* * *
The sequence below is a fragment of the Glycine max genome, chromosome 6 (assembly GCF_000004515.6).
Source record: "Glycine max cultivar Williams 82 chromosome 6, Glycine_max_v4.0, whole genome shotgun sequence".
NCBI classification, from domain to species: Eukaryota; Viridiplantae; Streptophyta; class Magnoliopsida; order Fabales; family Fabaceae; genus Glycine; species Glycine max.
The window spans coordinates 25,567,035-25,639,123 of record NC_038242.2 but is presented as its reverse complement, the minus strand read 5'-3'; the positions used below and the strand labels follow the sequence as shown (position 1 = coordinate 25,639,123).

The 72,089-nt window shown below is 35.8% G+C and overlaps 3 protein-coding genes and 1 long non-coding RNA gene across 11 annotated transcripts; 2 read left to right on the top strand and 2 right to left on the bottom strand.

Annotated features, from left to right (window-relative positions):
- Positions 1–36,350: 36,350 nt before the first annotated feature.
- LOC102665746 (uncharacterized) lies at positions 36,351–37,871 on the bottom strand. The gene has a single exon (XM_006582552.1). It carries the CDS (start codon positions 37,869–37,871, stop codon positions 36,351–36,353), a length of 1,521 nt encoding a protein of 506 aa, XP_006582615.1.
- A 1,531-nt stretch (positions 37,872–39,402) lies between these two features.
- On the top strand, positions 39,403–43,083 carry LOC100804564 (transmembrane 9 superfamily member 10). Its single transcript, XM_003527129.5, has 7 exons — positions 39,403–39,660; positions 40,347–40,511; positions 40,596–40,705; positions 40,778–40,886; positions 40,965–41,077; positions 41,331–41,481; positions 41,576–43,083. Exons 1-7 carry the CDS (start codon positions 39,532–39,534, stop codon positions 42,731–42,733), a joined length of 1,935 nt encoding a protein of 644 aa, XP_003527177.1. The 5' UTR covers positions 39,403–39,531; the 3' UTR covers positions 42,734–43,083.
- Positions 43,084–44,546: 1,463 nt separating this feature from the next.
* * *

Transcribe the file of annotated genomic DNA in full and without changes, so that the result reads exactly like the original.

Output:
The sequence below is a fragment of the Glycine max genome, chromosome 6 (assembly GCF_000004515.6).
Source record: "Glycine max cultivar Williams 82 chromosome 6, Glycine_max_v4.0, whole genome shotgun sequence".
NCBI classification, from domain to species: Eukaryota; Viridiplantae; Streptophyta; class Magnoliopsida; order Fabales; family Fabaceae; genus Glycine; species Glycine max.
The window spans coordinates 25,567,035-25,639,123 of record NC_038242.2 but is presented as its reverse complement, the minus strand read 5'-3'; the positions used below and the strand labels follow the sequence as shown (position 1 = coordinate 25,639,123).

The 72,089-nt window shown below is 35.8% G+C and overlaps 3 protein-coding genes and 1 long non-coding RNA gene across 11 annotated transcripts; 2 read left to right on the top strand and 2 right to left on the bottom strand.

Annotated features, from left to right (window-relative positions):
- Positions 1–36,350: 36,350 nt before the first annotated feature.
- LOC102665746 (uncharacterized) lies at positions 36,351–37,871 on the bottom strand. The gene has a single exon (XM_006582552.1). It carries the CDS (start codon positions 37,869–37,871, stop codon positions 36,351–36,353), a length of 1,521 nt encoding a protein of 506 aa, XP_006582615.1.
- A 1,531-nt stretch (positions 37,872–39,402) lies between these two features.
- On the top strand, positions 39,403–43,083 carry LOC100804564 (transmembrane 9 superfamily member 10). Its single transcript, XM_003527129.5, has 7 exons — positions 39,403–39,660; positions 40,347–40,511; positions 40,596–40,705; positions 40,778–40,886; positions 40,965–41,077; positions 41,331–41,481; positions 41,576–43,083. Exons 1-7 carry the CDS (start codon positions 39,532–39,534, stop codon positions 42,731–42,733), a joined length of 1,935 nt encoding a protein of 644 aa, XP_003527177.1. The 5' UTR covers positions 39,403–39,531; the 3' UTR covers positions 42,734–43,083.
- Positions 43,084–44,546: 1,463 nt separating this feature from the next.